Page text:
We asked Jason to talk about his experience leading a remarkably different research agenda than what is commonly observed in health and medical research. From the outset, the design of the Personal Genome Project was intended to fully involve and respect the autonomy, skills, and knowledge of their participants. This is manifested most clearly one of their defining characteristics, that each participant receives a full copy of their genomic data upon participation. It may be surprising to learn that this is an anomaly in most, if not all, health research. As Jason noted at the symposium, we live in an investigator-centered research environment where participants are called on to give up their data for the greater good. In Jason’s talk below, these truths are exposed, as well as a few example and insights related to how the research community can move towards a more participant-centered design as they begin to address large amounts of personal self-tracking data being gathered around the world.
I found myself returning to this talk recently when the NIH released a new Genomic Data Sharing Policy that will be applied to all NIH-funded research proposals that generate genomic data. I spent the day attempting to read through some of the policy documents and was struck by the lack of mention of participant access to research data. After digging a bit I found the only mention was in the “NIH Points to Consider for IRBs and Institutions“:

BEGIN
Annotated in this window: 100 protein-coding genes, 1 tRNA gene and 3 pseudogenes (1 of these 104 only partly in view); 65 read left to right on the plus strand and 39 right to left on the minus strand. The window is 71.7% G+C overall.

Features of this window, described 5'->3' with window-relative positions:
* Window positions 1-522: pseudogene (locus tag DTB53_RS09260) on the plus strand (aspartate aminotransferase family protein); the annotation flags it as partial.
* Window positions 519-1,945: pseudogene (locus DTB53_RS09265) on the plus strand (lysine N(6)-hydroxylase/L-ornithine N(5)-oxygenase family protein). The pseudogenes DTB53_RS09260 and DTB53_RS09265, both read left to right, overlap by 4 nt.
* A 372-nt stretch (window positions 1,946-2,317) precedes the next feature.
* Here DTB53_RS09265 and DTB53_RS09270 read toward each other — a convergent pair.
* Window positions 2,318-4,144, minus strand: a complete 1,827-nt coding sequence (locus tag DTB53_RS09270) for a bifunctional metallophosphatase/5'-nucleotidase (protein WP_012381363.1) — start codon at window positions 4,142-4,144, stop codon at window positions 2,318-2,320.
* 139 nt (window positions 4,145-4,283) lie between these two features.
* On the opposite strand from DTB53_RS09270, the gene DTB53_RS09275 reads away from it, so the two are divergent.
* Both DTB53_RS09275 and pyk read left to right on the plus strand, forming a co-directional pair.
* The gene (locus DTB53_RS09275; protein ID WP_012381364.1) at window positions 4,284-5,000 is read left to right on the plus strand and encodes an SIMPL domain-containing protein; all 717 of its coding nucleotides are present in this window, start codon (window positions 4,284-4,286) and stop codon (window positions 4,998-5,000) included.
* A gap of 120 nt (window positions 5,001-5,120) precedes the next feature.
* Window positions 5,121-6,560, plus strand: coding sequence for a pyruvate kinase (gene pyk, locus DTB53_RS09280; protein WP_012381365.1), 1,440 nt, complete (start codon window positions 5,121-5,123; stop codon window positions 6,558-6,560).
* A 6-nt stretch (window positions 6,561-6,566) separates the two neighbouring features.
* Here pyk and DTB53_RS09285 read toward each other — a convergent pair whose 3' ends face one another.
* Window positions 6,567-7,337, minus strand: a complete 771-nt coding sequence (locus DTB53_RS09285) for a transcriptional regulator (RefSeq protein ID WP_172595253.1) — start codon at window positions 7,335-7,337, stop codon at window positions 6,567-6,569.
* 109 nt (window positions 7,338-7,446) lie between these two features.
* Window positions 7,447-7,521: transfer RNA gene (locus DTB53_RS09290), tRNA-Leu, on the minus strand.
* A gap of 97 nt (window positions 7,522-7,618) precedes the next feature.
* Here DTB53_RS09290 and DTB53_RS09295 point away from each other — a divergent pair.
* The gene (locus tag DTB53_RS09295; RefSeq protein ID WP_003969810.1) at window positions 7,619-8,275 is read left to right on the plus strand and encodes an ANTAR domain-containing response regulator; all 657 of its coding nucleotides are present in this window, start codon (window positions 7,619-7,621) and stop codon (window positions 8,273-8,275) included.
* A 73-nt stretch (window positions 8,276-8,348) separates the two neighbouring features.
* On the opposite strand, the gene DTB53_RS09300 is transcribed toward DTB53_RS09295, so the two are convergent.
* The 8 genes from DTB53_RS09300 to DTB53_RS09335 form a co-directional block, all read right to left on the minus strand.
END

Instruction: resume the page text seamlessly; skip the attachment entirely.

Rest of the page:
[...] the return of individual research results to participants from secondary GWAS is expected to be a rare occurrence. Nevertheless, as in all research, the return of individual research results to participants must be carefully considered because the information can have a psychological impact (e.g., stress and anxiety) and implications for the participant’s health and well-being.
It will not be surprise to learn that the Personal Genome Project submitted public comments during the the comment period. Among these comments was a recommendation to require “researchers to give these participants access to their personal data that is shared with other researchers.” Unfortunately, this recommendation appears not to have been implemented. As Jason mentioned, we still have a long way to go.
Earlier today John Wilbanks sent out this tweet:
— John Wilbanks (@wilbanks) December 11, 2013
John was lamenting the fact that he couldn’t export and store the genome interpretations that 23&Me provides (they do provide a full export of a user’s genotype). By the afternoon two developers, Beau Gunderson and Eric Jain, had submitted their projects. (You can view them here and here).